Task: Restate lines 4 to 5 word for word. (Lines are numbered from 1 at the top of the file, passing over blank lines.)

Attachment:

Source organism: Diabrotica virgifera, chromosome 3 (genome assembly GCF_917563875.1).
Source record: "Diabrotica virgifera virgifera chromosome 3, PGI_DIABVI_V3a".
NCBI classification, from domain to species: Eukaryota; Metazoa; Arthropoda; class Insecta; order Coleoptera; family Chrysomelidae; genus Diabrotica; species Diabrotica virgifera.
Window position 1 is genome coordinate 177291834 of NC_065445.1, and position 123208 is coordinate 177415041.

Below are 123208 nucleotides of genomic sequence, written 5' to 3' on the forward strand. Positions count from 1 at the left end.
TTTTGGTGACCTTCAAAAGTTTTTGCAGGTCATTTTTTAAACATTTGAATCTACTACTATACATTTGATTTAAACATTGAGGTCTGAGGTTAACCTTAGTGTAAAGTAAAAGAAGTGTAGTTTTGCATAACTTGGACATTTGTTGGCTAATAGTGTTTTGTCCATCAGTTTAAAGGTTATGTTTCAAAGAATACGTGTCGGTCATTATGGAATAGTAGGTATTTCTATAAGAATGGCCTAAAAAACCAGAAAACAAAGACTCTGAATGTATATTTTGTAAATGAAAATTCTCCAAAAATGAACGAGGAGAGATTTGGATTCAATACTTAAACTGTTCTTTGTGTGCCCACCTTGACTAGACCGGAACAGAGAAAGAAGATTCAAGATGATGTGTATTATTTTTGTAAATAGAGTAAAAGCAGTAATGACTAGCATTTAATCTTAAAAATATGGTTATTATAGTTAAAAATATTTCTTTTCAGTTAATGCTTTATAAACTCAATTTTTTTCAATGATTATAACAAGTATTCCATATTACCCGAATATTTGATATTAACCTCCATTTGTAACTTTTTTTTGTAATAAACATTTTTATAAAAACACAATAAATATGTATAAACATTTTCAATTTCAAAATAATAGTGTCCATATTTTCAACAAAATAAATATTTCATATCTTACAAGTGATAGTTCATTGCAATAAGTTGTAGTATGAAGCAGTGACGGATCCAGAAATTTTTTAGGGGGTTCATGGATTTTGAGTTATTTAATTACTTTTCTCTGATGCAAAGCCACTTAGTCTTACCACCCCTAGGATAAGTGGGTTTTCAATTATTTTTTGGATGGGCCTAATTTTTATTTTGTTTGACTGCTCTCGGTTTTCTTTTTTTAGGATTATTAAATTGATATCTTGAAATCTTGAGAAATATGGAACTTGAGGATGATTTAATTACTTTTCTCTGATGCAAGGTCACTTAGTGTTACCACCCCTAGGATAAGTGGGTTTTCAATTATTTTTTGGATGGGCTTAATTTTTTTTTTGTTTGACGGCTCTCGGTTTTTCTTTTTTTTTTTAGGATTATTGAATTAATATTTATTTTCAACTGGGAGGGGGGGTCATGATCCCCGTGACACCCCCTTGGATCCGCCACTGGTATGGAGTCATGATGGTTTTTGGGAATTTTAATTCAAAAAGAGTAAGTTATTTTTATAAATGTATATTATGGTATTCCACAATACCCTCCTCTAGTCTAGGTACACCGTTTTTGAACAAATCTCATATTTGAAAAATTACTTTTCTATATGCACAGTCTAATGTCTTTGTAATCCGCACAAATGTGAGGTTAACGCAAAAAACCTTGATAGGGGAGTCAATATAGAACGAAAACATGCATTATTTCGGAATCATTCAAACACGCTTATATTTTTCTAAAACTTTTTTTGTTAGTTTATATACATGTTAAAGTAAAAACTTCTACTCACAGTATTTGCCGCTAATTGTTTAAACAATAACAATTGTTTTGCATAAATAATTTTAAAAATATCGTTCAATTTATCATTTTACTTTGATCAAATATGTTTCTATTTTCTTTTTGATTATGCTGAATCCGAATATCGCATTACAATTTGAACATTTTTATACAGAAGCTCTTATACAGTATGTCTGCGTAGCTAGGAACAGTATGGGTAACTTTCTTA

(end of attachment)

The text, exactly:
Window position 1 is genome coordinate 177291834 of NC_065445.1, and position 123208 is coordinate 177415041.

Below are 123208 nucleotides of genomic sequence, written 5' to 3' on the forward strand. Positions count from 1 at the left end.